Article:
Tramadol, an opioid agonist receptor, is metabolized primarily by CYP2D6 to a pharmacologically active metabolite O-desmethyltramadol, and also by the CYP3A4 isoenzyme. The variability in therapeutic response is closely related to the CYP2D6 genotype. A CYP2D6 PM has a worst pain control because a reduction of metabolism to O-desmethyltramadol before pain-relieving effects is observed.[9] Psychiatric adverse reactions of tramadol are frequent (10% of all the ADR). These are hallucinations, confusion, sleep disturbances, delirium, anxiety, nightmares, panic attacks, depersonalization, and paranoia. Tramadol-induced hallucinations have been described in few case reports that recovered quickly after withdrawal.[18,19]

Duloxetine, a serotonin-norepinephrine reuptake inhibitor, is metabolized by the CYP1A2 and CYP2D6 isoenzymes and is also a moderate inhibitor of the CYP2D6.[20] Because duloxetine increases the noradrenergic system, it could increase blood pressure, mainly in patients with previous hypertension.[21]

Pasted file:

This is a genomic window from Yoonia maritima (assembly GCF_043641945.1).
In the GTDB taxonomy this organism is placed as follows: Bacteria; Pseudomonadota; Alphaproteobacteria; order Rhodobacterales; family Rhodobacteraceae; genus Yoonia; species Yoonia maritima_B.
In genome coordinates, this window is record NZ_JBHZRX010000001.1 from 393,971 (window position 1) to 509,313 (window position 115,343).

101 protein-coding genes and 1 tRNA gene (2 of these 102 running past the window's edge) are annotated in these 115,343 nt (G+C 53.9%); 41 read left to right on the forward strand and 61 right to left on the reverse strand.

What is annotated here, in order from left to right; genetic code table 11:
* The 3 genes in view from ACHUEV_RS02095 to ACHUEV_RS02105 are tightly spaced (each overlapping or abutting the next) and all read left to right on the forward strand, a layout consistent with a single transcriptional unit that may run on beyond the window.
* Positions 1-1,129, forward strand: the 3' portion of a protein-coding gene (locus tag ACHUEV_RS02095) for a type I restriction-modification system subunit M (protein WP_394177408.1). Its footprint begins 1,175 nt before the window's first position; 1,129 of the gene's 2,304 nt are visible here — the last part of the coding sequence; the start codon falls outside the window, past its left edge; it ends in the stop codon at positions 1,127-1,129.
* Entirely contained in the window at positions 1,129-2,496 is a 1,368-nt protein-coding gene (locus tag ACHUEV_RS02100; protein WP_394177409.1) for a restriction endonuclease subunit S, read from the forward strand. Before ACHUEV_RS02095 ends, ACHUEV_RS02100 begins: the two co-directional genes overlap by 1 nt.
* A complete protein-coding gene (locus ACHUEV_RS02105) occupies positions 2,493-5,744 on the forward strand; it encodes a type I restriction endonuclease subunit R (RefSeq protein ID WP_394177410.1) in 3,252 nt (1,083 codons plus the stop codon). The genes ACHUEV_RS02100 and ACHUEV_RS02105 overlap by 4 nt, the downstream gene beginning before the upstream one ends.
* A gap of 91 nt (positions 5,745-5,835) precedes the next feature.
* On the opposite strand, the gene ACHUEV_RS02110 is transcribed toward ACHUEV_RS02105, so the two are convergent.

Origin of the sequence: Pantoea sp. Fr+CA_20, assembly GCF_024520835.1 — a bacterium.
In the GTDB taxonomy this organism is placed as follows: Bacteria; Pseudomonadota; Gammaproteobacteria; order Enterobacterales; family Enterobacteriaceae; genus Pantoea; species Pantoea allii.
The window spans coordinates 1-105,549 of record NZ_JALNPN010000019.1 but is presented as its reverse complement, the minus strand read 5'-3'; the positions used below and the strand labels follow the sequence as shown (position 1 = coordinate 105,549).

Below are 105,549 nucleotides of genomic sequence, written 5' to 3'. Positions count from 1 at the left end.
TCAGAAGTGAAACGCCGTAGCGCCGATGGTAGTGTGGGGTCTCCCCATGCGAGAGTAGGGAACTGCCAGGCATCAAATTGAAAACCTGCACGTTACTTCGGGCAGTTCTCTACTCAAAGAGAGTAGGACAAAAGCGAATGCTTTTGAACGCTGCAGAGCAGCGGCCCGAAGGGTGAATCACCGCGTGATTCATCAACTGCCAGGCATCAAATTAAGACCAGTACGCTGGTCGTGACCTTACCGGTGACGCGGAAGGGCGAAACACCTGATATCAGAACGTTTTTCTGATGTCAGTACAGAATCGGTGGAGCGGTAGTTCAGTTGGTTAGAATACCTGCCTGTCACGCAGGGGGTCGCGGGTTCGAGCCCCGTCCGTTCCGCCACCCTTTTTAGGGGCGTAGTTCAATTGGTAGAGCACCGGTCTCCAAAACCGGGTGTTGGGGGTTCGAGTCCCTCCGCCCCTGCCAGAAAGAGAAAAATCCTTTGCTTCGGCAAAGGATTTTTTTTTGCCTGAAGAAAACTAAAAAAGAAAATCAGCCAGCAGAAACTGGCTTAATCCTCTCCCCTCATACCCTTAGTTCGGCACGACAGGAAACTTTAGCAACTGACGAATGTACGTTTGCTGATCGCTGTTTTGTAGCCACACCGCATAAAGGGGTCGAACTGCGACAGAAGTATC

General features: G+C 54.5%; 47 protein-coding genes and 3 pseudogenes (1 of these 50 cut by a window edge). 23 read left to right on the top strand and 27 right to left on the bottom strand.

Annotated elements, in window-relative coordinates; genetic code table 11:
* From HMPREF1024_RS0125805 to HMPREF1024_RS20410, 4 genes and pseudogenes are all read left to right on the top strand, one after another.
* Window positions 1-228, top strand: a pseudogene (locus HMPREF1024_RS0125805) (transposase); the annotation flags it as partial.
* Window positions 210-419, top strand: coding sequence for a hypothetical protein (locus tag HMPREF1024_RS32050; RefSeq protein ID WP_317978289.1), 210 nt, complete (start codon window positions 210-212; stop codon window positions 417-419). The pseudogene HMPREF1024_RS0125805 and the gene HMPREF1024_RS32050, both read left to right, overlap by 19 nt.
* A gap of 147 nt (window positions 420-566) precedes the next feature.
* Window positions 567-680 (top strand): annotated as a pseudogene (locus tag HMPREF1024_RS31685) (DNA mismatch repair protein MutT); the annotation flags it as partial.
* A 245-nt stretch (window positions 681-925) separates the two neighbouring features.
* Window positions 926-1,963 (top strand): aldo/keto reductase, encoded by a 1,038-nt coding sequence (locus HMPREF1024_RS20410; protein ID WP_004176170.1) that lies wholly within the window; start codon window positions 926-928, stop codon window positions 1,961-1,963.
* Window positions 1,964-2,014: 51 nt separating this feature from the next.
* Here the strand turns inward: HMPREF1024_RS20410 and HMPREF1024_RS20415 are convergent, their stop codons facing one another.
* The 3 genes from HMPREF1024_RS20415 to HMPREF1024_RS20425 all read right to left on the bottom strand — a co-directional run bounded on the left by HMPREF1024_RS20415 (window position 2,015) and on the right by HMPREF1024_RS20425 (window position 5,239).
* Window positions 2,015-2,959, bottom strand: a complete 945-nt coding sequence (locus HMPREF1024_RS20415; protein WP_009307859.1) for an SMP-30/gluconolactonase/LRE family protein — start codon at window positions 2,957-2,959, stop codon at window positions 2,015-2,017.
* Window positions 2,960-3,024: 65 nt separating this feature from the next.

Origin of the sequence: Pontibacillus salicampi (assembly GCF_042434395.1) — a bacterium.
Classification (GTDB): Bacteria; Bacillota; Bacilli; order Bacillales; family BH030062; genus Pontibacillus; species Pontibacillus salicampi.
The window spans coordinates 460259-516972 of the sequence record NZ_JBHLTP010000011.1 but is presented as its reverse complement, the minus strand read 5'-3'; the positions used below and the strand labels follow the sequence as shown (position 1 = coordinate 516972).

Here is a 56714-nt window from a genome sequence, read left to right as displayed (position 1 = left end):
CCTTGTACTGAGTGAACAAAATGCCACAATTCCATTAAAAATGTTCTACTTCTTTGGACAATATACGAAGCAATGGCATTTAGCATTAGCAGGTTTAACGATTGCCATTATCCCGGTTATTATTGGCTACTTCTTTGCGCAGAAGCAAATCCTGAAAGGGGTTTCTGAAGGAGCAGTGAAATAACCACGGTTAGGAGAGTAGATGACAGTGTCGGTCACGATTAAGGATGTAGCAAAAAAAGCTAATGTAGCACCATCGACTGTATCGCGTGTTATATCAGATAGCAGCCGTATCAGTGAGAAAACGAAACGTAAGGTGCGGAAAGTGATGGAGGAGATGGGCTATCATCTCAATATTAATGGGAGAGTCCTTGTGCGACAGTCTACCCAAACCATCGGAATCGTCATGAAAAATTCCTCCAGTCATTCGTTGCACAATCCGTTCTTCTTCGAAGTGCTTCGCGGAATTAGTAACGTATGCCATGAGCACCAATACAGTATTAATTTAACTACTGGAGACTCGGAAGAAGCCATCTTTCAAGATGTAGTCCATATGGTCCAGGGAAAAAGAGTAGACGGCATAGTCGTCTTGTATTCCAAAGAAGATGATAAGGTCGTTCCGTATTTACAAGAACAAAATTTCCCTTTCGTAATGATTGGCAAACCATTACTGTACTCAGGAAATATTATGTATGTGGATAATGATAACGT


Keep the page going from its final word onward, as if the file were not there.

In the revised literature, only a case report has been identified examining the influence of genetic polymorphisms in a patient with multiple ADR related to psychotropic medications. This patient had drug metabolizing deficiencies for CYP2D6, CYP2C19, and CYP2C9, suggesting that adverse events were drug induced.[22]

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4 Conclusion

Although pharmacogenetic testing did not demonstrate a metabolic deficiency in the reported case; we suggest that typing for cytochrome P450 isoenzyme polymorphisms could be a useful diagnostic tool in some patients with a history of multiple ADR, helping physicians to manage pain or other conditions with a better safety profile drug.

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We would like to thank ME González for her contribution to the performance of the pharmacogenetic test.

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adverse drug reactions; CYP2D6; drug metabolism; genetic polymorphism; multiple drug intolerance syndrome